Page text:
County Headquarters: Lamu
Population: 109,539 (2009 Census)
The County is mainly Cosmopolitan and is inhabited by indigenous communities such as Swahilis, Arabs, Koreni, Boni and Ormas. There are also migrant communities from the rest of the country.
The main economic activities in the county include crop production, livestock production, fisheries, tourism and mining.
The current governor is Fahim Yasin Twaha (Jubilee)
Lamu County Constituencies
The county has 2 constituencies:
- Lamu West
- Lamu East
Lamu County is located in the Northern Coast of Kenya and is one of the Six Coastal Counties in Kenya. It borders Tana River County in the southwest, Garissa County to the north, Republic of Somalia to the northeast and the Indian Ocean to the South. It lies 1° 40’ and 2° 30’south and longitude 40° 15’ and 40° 38’south. The County has a land surface of 6,273.1 km that include the mainland and over 65 islands that form the Lamu Archipelago. The total length of the coastline is 130 km while land water mass area stands at 308 km.
The County has 2 constituencies namely Lamu West and Lamu East. These two also consist of the two districts referred to as the sub-counties in Lamu County. Lamu West has Amu Mkomani, Shela, Hindi, Mkunumbi, Hongwe, Bahari and Witu Divisions while Lamu East has Faza, Basuba and Kiunga divisions. There are 10 wards, 23 locations, and 38 sub-locations in the County.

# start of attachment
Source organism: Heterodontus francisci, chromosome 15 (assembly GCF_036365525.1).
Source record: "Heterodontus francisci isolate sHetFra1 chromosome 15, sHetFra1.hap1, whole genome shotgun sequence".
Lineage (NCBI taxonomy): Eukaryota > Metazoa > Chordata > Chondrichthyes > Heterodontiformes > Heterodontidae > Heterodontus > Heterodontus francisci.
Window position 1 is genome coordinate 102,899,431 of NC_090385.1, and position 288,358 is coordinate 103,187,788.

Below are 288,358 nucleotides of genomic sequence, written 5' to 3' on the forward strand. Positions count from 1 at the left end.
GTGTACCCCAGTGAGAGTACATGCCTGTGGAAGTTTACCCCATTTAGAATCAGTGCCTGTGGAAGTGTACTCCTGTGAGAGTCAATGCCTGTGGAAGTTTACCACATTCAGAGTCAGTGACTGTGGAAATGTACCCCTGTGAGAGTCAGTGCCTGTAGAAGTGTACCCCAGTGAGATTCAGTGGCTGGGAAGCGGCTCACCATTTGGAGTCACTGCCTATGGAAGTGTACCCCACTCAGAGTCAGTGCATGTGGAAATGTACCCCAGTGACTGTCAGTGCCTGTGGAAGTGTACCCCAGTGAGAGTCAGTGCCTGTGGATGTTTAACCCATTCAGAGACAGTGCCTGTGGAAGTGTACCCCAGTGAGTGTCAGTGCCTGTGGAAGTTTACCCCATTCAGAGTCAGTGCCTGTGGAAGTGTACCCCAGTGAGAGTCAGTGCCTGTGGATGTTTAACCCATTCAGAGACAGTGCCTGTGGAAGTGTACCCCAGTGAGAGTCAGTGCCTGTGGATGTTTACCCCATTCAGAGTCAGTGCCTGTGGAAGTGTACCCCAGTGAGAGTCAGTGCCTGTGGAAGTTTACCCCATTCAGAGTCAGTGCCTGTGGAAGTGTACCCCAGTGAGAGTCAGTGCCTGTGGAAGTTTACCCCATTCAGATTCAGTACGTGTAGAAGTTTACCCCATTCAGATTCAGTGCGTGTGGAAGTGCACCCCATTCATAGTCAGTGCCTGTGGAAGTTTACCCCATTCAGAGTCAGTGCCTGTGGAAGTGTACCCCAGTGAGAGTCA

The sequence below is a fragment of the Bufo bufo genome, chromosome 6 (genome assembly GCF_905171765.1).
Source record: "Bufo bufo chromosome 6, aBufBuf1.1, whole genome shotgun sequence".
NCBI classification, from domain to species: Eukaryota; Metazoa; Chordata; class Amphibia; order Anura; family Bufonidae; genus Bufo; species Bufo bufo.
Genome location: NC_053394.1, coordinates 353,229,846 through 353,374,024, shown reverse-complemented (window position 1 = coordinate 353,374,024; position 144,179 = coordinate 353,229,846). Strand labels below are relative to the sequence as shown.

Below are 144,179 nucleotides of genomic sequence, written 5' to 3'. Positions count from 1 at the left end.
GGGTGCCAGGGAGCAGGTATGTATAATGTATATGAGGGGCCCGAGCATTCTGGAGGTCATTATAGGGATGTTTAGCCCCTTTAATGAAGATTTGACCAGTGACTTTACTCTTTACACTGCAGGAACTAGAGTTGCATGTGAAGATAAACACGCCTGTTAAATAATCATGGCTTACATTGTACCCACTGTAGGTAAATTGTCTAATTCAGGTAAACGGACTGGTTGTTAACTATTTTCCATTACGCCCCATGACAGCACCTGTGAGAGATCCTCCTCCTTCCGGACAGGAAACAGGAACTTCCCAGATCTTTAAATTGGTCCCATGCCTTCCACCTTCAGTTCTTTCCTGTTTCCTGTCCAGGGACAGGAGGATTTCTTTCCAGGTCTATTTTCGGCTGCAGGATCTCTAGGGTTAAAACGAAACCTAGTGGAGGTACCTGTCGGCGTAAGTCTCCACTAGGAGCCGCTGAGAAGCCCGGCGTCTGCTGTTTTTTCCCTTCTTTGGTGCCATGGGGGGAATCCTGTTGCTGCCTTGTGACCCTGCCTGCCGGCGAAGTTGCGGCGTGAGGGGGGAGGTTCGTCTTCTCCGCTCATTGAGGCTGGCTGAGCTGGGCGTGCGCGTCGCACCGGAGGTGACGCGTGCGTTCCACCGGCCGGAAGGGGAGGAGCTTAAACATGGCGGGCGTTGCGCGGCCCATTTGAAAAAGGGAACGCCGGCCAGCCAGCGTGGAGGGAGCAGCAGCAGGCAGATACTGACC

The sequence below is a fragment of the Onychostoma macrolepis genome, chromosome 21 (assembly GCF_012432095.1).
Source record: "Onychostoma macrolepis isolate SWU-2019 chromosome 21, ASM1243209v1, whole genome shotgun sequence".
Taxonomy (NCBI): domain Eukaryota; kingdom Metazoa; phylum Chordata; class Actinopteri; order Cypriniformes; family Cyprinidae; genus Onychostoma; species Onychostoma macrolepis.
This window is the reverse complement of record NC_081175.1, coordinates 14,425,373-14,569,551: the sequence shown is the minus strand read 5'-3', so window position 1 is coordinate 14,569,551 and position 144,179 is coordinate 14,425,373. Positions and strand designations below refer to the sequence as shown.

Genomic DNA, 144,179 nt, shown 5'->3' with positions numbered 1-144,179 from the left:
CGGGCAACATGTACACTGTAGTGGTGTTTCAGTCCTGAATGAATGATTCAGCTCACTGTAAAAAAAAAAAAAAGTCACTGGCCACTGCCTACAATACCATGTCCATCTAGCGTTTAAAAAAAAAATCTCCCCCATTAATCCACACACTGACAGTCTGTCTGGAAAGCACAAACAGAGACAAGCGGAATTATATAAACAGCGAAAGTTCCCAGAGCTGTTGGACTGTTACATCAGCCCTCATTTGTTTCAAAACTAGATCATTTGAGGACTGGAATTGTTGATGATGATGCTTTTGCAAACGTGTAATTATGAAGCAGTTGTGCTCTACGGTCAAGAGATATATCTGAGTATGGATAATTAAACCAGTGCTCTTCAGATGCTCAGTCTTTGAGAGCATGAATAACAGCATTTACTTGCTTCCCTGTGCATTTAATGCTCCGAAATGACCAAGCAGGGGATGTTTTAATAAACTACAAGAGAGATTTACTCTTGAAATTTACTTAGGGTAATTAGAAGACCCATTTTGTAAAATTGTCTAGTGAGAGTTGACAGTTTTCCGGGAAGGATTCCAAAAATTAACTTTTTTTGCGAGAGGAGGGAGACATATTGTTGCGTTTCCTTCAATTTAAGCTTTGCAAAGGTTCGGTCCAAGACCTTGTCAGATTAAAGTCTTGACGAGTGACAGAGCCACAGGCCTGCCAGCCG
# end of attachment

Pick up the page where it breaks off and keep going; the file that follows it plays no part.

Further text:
Lamu County’s population is 143,920 according to the Kenya Population and Housing Census (KPHC). This makes the county the least populous in Kenya.
The governor of Lamu County is Issa Timamy and the County Commissioner is Joseph Kanyiri
The main economic activities in the county include crop production, livestock production, fisheries, tourism and mining, most notably quarrying. Among the challenges facing Lamu is population growth owing to migration into Lamu from other parts of the country, fuelled partly by the anticipated opportunities accruing from the Lamu Port South Sudan-Ethiopia Transport (LAPSSET) Corridor. Other challenges include landlessness and poor land management, insufficient social services such as healthcare and education, inadequate supply of piped and fresh water, under-developed infrastructure, and food insecurity.
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The county is made of cosmopolitan population composed of indigenous communities made of Swahilis, Arabs, Koreni, Boni and Ormas and migrant communities from the rest of the country. The LAPSSET project is expected to attract a huge migrant population estimated to be over one million. This will certainly overstretch the county’s social services necessitating commensurate development planning for adequate service provision.
The Arabic culture has had the greatest influence in shaping Swahili traditions. One major legacy of the Arab culture is the prevalence of the Islamic religion among the Swahili people. Islamic traditions govern nearly every aspect of the Swahili tribe’s culture, including food, clothing and lifestyle. Swahili children, for example, must attend Madrassa – religious classes in which they study the Koran and learn the Arabic language – from an early age. Unlike other Kenyan tribes, there are no specific rites of passage for young Swahili men and women.
Marriage marks the transition to adulthood. Swahili marriages are usually arranged by the parents. Though the bride’s parents will normally choose a groom for their daughter, she has the right to refuse her parents’ choice and select her own groom. Swahili weddings last several days and involve elaborate preparations, ceremonies and activities for both men and women. Only men are allowed in the mosque for the official marriage vows.
VILLAGES AND SETTLEMENTS